(b. 1471, Nürnberg, d. 1528, Nürnberg)
Abduction of Proserpine on a Unicorn1516
Etching, 308 x 213 mm
Metropolitan Museum of Art, New York
Mrs. Heaton, the first English biographer of Albrecht Dürer, describes this etching as "a wild, weird conception that produces a most uncomfortable, shuddering impression on the beholder." By eliminating accessory figures and by arranging the terrain so as to suggest a leap into the void, by diffusing the scenery with a lurid, flickering light, and by transforming the horse of the preparatory drawing into a fabulous unicorn evocative of the ideas of night, death and destruction, Dürer invested a violent but perfectly natural scene with an infernal character unparalleled in representations of the subject except for Rembrandt's early picture in Berlin.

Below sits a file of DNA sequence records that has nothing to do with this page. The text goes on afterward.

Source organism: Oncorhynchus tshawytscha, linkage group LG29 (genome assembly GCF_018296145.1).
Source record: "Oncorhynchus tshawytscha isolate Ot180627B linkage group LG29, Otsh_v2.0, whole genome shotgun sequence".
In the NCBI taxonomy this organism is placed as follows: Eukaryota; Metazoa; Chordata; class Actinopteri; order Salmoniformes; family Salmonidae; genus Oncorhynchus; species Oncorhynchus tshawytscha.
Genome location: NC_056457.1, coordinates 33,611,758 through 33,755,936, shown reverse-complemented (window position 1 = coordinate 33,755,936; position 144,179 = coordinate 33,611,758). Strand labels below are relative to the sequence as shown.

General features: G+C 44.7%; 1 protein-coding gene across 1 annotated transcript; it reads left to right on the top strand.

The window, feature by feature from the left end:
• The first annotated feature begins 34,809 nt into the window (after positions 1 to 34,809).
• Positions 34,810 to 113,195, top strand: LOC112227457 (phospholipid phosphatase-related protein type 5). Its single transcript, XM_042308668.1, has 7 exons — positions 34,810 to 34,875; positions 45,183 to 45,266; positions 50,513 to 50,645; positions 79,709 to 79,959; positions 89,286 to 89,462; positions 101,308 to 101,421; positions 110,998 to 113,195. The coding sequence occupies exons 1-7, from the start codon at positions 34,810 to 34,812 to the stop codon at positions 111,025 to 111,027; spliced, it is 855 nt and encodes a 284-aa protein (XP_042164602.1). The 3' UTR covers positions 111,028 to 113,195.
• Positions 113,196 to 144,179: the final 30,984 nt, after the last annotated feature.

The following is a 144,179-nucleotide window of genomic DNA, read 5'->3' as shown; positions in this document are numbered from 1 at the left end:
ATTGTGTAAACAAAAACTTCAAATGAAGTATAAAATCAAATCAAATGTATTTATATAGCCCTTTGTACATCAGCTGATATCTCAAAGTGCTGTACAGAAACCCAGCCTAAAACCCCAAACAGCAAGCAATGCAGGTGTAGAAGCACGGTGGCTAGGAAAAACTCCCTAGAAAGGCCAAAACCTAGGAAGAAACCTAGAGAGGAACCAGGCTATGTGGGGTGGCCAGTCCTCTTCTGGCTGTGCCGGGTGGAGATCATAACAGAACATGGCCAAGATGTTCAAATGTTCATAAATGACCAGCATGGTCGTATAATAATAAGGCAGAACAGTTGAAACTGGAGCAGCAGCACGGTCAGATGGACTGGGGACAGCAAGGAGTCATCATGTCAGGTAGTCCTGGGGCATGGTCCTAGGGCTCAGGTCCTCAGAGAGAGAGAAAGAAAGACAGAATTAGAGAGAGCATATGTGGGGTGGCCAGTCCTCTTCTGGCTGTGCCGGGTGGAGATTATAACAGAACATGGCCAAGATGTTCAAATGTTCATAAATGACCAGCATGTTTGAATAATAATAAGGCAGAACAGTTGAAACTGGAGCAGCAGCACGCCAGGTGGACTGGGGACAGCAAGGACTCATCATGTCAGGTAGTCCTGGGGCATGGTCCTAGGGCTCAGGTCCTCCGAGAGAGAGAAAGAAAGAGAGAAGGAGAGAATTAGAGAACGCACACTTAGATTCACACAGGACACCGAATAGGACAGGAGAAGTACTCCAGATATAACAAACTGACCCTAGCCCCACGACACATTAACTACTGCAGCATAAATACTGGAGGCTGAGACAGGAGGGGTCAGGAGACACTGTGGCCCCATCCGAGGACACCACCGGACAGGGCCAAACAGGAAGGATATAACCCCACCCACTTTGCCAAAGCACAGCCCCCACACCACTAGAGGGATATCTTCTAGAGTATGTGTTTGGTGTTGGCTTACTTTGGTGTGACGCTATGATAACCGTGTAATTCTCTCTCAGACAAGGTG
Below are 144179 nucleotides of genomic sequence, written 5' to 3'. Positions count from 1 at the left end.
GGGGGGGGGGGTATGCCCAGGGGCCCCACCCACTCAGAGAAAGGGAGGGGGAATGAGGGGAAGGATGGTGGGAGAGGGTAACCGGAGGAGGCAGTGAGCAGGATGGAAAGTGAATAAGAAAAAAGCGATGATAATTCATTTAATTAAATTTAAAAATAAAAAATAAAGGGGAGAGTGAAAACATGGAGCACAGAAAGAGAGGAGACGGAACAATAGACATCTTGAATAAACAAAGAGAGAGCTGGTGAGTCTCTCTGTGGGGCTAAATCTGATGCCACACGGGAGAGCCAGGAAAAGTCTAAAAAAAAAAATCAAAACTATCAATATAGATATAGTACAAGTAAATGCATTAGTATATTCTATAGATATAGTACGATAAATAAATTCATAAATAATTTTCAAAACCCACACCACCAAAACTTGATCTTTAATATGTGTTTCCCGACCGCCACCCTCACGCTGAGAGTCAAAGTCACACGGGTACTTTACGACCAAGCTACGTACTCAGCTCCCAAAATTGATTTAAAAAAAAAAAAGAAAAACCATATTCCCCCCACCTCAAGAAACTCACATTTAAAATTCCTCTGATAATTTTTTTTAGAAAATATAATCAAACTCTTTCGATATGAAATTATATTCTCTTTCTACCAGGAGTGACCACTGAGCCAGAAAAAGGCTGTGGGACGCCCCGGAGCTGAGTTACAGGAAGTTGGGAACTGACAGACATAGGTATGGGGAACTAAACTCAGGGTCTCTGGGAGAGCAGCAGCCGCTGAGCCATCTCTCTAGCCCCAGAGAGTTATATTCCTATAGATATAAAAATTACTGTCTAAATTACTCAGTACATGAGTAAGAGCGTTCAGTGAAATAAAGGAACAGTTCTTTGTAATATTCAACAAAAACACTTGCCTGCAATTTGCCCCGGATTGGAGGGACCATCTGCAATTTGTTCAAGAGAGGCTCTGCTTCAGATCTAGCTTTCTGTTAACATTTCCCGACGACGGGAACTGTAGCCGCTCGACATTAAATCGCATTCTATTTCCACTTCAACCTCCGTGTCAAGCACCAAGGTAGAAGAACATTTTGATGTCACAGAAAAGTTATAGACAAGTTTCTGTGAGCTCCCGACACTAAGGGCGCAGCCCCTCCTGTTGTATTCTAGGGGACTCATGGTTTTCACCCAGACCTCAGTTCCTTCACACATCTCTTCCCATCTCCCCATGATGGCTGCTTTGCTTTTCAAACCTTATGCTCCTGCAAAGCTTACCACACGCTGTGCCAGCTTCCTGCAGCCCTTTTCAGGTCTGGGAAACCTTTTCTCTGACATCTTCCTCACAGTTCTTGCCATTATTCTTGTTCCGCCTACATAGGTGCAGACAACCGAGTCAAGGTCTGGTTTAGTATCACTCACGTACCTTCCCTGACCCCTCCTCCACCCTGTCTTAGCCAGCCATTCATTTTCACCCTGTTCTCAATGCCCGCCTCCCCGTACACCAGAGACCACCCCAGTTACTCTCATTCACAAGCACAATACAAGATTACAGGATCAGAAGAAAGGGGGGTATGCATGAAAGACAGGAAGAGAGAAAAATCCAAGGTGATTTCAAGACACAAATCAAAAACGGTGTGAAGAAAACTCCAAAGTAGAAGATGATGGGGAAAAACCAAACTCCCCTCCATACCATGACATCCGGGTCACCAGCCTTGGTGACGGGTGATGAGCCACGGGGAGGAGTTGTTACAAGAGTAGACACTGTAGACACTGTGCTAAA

The head of the unicorn was sketched separately by Dürer. Pluto here appears as the leader of the wild hunt, riding a unicorn. Wild men, according to ancient belief, were the only creatures capable of overcoming the unicorn's ferocity. The idea probably derives from an illustration in the Nuremberg Chronicle (folio CLXXXIX) relating to an event during the reign of Emperor Henry III (1017-1056). According to report a wicked English sorceress, the Berkeley Witch, was hauled off by the devil on a hideous horse. Her fearful and terrifying cry was heard four miles around.